We note that although the Real and Imaginary parts of Y may vary sinusoidally in time (at any given x), the magnitude of Y is constant. The "vector" Y rotates around the x-axis. Similarly, although the Real and Imaginary parts of Y vary sinusoidally in x, at any given time the magnitude of Y is the same at all values of x.

According to Born, such a single-valued |Y| means that P (which equals YY*) is constant in both x and t. That is, so long as Yoei(kx-wt) is the net Y, there is an equal probability of finding the particle anywhere on the x-axis, at any time.

In conclusion, we can always represent a complex plane wave, propagating in the positive/negative x-direction, as

. (9_9)

As it turns out, the wave function Y, first suggested by deBroglie and later given statistical meaning by Born, is generally complex. Thus the exponential expressions are ideal for manipulating Y mathematically.


10. The Infinite Square Well.

Let us suppose that a particle (say an electron) is trapped in a potential energy specified by

, (10_1a)

. (10_1b)

By "trapped" we mean that the particle will never be found at any |x|>a. Thus according to Born,

. (10_2)

We expect at any moment to find the particle either (a) traveling in the positive x-direction or (b) traveling in the negative x-direction. Since U(x) is constantly zero inside the well, we can assume that there are 2 plane wave functions:

, (10_3a)

, (10_3b)

where subscripts "R" and "L" stand for "Right" and "Left" respectively.

Why has Yo been preceded by a minus sign in Eq. 10_3b? Let us consider an electromagnetic wave. Such a wave undergoes a 180o phase reversal upon reflection, in effect making YR+YL=0 at x=+a. A more immediate reason in the present case has to do with the requirement that P be continuous in space. (We cannot have P differ by a finite amount between two points infinitesimally far apart.) Since, at x=a+dx, P=0, it follows that P(x=a) is essentially zero.Similarly at x=-a. Hence YL, the reflection of YR at x=a, must cancel out YR (and hence be 180o phase-changed) in order for the net wave function, Y=YR+YL, to equal zero. Similar remarks apply to x=-a.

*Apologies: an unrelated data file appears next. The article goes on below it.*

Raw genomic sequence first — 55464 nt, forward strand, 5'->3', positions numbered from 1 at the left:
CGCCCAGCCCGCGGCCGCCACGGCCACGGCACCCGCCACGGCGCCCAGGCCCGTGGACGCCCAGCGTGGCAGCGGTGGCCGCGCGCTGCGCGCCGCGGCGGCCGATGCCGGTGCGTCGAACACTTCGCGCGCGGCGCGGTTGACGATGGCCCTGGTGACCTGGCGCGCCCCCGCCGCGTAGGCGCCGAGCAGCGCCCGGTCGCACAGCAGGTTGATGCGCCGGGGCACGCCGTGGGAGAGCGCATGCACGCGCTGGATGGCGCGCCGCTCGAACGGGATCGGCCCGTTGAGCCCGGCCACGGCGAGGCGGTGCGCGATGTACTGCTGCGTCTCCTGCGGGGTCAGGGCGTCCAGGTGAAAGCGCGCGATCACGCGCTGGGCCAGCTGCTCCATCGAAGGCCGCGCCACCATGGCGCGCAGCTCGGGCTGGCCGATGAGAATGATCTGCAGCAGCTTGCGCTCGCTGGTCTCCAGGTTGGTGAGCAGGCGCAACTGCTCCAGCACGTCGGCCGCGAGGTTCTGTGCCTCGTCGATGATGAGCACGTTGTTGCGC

Let us imagine that we are sitting at x=-a at time t=0. We shall say that

, (10_4a)

. (10_4b)

If YR is to cancel YL at x=+a, then YR must rotate counterclockwise an integral number of half wavelengths in going from x=-a to x=+a. And YL must rotate clockwise an integral number of half wavelengths. If the number of half waves is 1, then

. (10_5)

If the number of half waves is 2, then

, (10_6)

etc. The wavelengths, in descending order, are 4a, 2a, a, … Note that only discrete values of l fit into the well. And of course only discrete values of the particle energy, E, can be accommodated by the well.

What happens at times other than t=0? Consider Eq. 10_5. The cosine curve spins clockwise around the x-axis as time advances. In the lowest energy state (a half wave length fits in the well) It is somewhat like a playground jump rope being whirled by two children. But notice here that P(x) is constant in time. Such cases are referred to as stationary states.

Although YR and YL are simple plane waves, it is of fundamental importance to realize that Y, their sum at any given instant, is proportional to cosine or sine. Thus YY*=P is proportional to cosine2 or sine2. P is decidedly not a flat line as might classically be expected. P consists of alternating zeros and peaks. In the case of a macroscopic particle in a macroscopic-width well, the zeros and peaks may be much too close to be distinguished experimentally, and we measure a flat-line P. But as Bohr might say, the oscillations of P are there, whether or not we are able to discern them. Of course in the case of a microscopic particle in a microscopic well, the zeros and peaks are not only much more evident; they are also more significant.

Two important generalizations from the current discussion are that (1) all "elementary" Y’s must be added prior to calculating P, the probability density, and (2) particles bound to a finite region of space have only discrete energies.


11. Matter Waves.

In seeking to postulate a differential wave equation for matter waves, let us begin by considering light. According to deBroglie, the same equations apply to light particles (photons) and to material particles (e.g., electrons):

, (11_1a)

. (11_1b)

In the case of light,

. (11_2)

If we have a wave specified by

, (11_3)

then this is a solution of

. (11_4)

Eq. 11_4 is a natural consequence of Maxwell’s equations. (As previously mentioned, Maxwell was astute enough to recognize it as a wave equation.)

Now in the case of photons, the energy is proportional to the momentum:

. (11_5)